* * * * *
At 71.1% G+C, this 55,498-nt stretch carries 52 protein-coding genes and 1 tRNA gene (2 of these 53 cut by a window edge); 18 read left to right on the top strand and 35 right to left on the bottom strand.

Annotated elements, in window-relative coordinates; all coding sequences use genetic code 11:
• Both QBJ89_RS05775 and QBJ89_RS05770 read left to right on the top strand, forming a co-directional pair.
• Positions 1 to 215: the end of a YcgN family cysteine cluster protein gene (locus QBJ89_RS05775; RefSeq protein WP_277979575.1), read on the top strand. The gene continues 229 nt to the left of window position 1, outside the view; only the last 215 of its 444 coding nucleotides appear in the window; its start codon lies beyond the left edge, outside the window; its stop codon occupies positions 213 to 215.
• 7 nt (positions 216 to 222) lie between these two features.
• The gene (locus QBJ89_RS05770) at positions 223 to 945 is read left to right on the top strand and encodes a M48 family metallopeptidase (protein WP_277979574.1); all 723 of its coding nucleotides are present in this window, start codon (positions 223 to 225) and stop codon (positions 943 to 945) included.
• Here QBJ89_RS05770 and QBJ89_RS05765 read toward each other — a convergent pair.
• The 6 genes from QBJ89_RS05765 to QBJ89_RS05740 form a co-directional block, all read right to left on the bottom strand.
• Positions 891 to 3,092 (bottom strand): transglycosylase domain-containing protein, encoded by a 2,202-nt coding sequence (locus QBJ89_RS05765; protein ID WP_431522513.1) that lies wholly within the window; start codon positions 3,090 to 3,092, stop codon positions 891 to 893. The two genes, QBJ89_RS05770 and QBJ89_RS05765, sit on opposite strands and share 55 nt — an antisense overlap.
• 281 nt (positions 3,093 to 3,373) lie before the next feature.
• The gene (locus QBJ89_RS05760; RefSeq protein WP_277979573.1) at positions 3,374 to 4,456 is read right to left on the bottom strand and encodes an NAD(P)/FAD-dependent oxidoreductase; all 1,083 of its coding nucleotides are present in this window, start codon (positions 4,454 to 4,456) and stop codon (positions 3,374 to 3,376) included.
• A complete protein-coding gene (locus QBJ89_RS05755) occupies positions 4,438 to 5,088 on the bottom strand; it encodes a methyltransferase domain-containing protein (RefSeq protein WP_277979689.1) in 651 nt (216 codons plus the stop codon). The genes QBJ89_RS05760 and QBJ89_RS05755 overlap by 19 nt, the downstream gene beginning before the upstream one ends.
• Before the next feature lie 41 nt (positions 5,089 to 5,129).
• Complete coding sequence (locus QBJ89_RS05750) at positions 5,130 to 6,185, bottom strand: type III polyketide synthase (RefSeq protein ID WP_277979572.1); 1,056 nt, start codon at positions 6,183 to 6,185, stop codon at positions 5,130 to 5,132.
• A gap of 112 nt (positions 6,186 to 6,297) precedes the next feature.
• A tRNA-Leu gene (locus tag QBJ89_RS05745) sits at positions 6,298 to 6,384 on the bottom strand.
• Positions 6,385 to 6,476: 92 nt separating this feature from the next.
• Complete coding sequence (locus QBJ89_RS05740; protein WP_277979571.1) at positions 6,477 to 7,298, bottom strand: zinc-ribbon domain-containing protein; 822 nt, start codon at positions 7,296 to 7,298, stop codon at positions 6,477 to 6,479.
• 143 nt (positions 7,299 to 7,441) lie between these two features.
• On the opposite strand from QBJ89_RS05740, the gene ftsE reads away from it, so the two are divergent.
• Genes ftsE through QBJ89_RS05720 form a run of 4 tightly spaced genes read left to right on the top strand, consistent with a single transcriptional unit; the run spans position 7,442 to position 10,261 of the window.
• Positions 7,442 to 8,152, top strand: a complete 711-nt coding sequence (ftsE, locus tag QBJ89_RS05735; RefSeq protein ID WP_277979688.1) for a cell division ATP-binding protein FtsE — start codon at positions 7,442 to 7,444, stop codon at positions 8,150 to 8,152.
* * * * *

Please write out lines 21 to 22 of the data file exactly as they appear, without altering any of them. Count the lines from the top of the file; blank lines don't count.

• Genes ftsE through QBJ89_RS05720 form a run of 4 tightly spaced genes read left to right on the top strand, consistent with a single transcriptional unit; the run spans position 7,442 to position 10,261 of the window.
• Positions 7,442 to 8,152, top strand: a complete 711-nt coding sequence (ftsE, locus tag QBJ89_RS05735; RefSeq protein ID WP_277979688.1) for a cell division ATP-binding protein FtsE — start codon at positions 7,442 to 7,444, stop codon at positions 8,150 to 8,152.